Laying Stair Carpet
Carpeting the staircase
Close-fitting carpet on a staircase gives a look of luxury, and planning and laying may be left to the expert. Strip carpets, which do not fit in the stairs, can be more easily laid as they are easier to handle and cost less then close-fitted carpets.
To prevent undue wear and tear, a stair carpet should be shifted periodically. Allow for this in the original measurements by adding an extra 460mm to the length. Shift the carpet up each stair tread 75mm to 100mm every nine months until the 460mm has been used. After that, return the carpet to its original position and continue to move up as before.
Runners for stairways come in standard widths of 460mm, 700mm, 985mm and 910mm.
To find the length, measure in millimetres the depth of one tread and the height of one riser; add the two measurements together and multiply by the number of stairs, dividing the resulting figures by 910 to determine the length required.
If the staircase has bends, first calculate the total carpet length as above, then measure each winding tread separately at the widest point which will be covered by the carpet, and again the height of each riser. Add these figures to the length required and divide by 910 to find the total required length.
As with carpeting for a room, a good-quality underlay is important. This can be used as a complete runner or in the form of pads, which must be tacked individually. A stair carpet and runner underlay can be fixed with rod and eyelet fittings, being tacked only at top and bottom. Pads are best used with stair carpet grippers, as these hold the back of the carpet in position for the pads. The stair pads should be large enough to butt against the riser and extend over the tread-nosing to meet the top of the gripper on the stair below. Special grippers are available for fixing foam-backed carpets to stairs.
Laying stair carpet
For maximum wear resistance, lay the carpet with the pile facing down the stairs. Check the sweep of the pile by stroking it back and forth lengthwise-the smoother stroke is the lay of the pile.
If you are using stair rods, fit the rod in position before putting down the underlay. Reverse the carpet so that its pile lays on the bottom stair tread, butt the end of the carpet against the riser of the second stair and tack in place. Let the carpet drop over the first tread-nosing to the floor and slide a stair rod through the eyelets at the foot of the stairs and over the backing threads of the carpet.
Lift the carpet over the nosings of the first two stair treads and tuck into the stair where tread and riser meet, pulling the carpet tightly. Continue laying, using the same method for each stair.
If tackless fittings are used, the method is slightly different. Nail the angled strip into the angle formed by tread and riser of each stair, except the bottom one, then fit underlay pads. Fix the end of the carpet, pile facing down, to back of the bottom tread with an angled strip and to the top of the first stair riser, which should have a flat metal strip.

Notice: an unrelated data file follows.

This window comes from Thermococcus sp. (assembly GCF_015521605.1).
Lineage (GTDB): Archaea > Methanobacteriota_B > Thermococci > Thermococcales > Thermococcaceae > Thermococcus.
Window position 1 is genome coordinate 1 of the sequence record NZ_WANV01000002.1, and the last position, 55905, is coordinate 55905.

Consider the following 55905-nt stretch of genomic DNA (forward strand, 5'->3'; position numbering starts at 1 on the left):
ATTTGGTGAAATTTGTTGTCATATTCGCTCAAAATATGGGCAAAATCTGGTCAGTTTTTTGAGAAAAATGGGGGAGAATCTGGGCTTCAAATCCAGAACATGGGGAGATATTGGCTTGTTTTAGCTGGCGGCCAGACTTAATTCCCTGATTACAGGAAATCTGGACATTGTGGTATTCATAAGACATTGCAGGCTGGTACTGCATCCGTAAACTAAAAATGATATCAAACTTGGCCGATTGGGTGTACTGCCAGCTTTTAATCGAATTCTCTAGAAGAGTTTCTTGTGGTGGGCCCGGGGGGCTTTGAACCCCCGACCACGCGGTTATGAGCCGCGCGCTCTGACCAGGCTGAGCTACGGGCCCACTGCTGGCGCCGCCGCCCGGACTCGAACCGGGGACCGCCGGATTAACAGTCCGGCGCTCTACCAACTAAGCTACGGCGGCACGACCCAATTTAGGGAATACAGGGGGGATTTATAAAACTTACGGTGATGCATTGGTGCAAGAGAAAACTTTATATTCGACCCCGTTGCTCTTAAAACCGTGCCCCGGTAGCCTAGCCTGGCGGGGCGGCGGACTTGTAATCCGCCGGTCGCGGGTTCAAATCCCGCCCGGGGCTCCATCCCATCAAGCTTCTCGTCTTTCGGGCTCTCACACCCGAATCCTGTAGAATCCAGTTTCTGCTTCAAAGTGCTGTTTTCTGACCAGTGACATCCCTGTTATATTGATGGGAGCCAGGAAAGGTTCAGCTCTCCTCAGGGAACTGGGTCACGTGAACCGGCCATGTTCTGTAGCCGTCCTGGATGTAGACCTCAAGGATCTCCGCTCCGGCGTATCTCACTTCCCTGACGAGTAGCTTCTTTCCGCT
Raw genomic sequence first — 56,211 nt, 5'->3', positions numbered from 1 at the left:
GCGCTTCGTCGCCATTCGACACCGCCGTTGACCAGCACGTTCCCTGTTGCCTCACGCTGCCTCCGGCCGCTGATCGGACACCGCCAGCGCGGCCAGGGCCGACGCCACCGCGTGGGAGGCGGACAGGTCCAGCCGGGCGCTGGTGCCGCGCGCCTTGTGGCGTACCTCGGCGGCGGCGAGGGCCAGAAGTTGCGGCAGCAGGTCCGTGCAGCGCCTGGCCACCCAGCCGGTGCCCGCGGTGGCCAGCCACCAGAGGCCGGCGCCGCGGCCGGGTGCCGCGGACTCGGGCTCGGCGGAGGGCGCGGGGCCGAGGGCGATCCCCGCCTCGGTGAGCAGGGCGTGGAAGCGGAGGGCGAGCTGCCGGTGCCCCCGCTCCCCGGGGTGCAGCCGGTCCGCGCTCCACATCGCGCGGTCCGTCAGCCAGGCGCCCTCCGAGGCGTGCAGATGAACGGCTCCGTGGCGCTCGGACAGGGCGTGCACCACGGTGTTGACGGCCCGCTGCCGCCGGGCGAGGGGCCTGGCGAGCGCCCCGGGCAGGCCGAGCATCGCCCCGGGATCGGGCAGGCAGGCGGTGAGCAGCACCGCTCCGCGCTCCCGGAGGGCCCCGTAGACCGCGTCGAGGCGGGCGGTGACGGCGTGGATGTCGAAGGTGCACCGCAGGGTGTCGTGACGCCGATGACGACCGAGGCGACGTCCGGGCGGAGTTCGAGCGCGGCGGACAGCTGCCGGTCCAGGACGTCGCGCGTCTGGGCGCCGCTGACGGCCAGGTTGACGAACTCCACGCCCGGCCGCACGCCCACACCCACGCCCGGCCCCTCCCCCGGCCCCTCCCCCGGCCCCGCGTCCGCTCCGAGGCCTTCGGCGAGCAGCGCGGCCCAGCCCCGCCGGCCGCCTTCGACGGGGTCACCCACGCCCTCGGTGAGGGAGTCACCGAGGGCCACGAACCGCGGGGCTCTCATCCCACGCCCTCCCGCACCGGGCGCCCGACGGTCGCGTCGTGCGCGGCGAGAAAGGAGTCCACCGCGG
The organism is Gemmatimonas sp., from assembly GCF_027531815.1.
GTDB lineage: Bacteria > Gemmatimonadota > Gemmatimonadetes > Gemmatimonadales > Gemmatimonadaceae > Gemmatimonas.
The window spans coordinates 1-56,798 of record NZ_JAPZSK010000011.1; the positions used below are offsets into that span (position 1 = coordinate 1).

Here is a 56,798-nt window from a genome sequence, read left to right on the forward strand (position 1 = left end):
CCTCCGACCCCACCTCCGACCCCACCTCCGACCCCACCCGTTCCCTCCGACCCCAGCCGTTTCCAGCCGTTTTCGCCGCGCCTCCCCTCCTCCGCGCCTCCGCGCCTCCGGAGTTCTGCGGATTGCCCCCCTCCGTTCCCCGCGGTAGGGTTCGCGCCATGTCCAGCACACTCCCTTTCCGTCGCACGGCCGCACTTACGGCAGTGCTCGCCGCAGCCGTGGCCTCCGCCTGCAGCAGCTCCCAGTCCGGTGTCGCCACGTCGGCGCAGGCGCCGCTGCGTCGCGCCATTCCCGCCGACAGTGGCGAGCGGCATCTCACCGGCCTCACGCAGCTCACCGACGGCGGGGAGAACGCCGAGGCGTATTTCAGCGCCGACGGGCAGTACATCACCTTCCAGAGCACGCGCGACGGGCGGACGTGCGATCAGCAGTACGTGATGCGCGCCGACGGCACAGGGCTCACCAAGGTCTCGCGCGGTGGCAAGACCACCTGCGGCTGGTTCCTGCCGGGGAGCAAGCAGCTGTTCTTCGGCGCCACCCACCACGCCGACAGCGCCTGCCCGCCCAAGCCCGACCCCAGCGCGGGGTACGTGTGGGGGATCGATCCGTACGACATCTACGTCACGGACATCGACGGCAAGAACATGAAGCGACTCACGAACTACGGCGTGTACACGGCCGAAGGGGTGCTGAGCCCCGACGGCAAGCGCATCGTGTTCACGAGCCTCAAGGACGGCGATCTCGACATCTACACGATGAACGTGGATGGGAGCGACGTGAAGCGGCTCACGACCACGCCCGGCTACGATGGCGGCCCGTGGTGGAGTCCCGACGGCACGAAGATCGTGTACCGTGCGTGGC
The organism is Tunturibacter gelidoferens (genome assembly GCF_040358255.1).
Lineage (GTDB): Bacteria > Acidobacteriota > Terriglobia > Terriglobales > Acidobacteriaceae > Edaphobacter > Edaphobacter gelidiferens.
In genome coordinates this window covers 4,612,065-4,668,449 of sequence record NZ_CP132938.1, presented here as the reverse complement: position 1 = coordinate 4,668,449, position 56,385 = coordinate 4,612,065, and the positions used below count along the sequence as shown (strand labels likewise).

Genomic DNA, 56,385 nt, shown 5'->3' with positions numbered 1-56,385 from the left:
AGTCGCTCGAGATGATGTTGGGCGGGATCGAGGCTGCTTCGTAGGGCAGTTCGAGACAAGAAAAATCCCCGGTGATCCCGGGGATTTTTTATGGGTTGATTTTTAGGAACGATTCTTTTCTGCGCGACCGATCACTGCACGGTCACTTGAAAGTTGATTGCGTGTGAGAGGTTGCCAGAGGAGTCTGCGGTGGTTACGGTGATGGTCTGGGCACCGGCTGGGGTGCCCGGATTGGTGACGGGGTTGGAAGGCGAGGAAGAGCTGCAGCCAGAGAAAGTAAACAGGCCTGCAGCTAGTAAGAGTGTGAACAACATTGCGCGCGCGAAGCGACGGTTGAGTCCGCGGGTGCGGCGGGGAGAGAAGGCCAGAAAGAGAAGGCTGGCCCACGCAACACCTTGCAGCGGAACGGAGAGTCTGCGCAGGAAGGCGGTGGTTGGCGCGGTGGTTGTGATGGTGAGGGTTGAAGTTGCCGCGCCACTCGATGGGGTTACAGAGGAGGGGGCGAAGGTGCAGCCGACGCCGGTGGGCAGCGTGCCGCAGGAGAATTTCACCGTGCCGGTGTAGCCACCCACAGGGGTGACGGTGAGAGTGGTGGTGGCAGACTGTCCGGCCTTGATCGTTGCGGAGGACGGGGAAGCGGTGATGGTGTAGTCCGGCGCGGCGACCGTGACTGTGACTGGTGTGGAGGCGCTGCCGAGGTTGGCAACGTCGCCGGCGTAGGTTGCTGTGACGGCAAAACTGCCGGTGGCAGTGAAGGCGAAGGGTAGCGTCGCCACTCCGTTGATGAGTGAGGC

Keeping the carpet taut, stretch it over the tread-nosing of the two bottom stairs. Keeping it taut, press the centre into the first angled strip and smooth the carpet into the teeth.
For staircases with a bend, known as ‘winders’ a series of folds are required in the carpet to take up the ‘slack’ which occurs at the narrowest point of the stair.
For carpets held with stair rods, you make folds in the carpet, starting at the bottom winder, pulling the carpet taut from the tread and swinging it round, following the bend in the stairs. Fold the slack down towards the lower stair and tack through the doubled carpet, across the width of the fold, pull the carpet taut and repeat on each stair.
The procedure is different with tackless systems. Nail a gripper to the tread of the first winder, stretching the carpet over the tread and swing it round to follow the turn of the stairway as above. The slack is folded downwards to meet the flat strip. Mark the back of the carpet at the base of the fold on both sides.
Turn back the carpet, holding the two marks well into the angle where tread and riser meet. Secure the fold with a second flat strip, nailed into the riser through a double thickness of the carpet. Pull tight, cover the next winder and repeat.
Finally, when the carpet is laid, look after it. New carpets tend to shed their pile during the first few weeks of wear – so during this period do not use a vacuum cleaner. Remove loose pile with a hand brush or carpet cleaner only. When moving furniture lift it – pushing the furniture across a carpet only damages the fibres.
Most carpets are automatically mothproofed; the label on the carpet will give you details.
A fitted carpet can be cleaned with a carpet shampoo. Take care not to soak the carpet or it may shrink.
10. November 2011 by admin
Categories: Handyman Tips | Tags: Carpet, carpets, decorating, DIY, do it yourself, flooring, handyman tips, home repairs, plumbing, repair | Comments Off on Laying Stair Carpet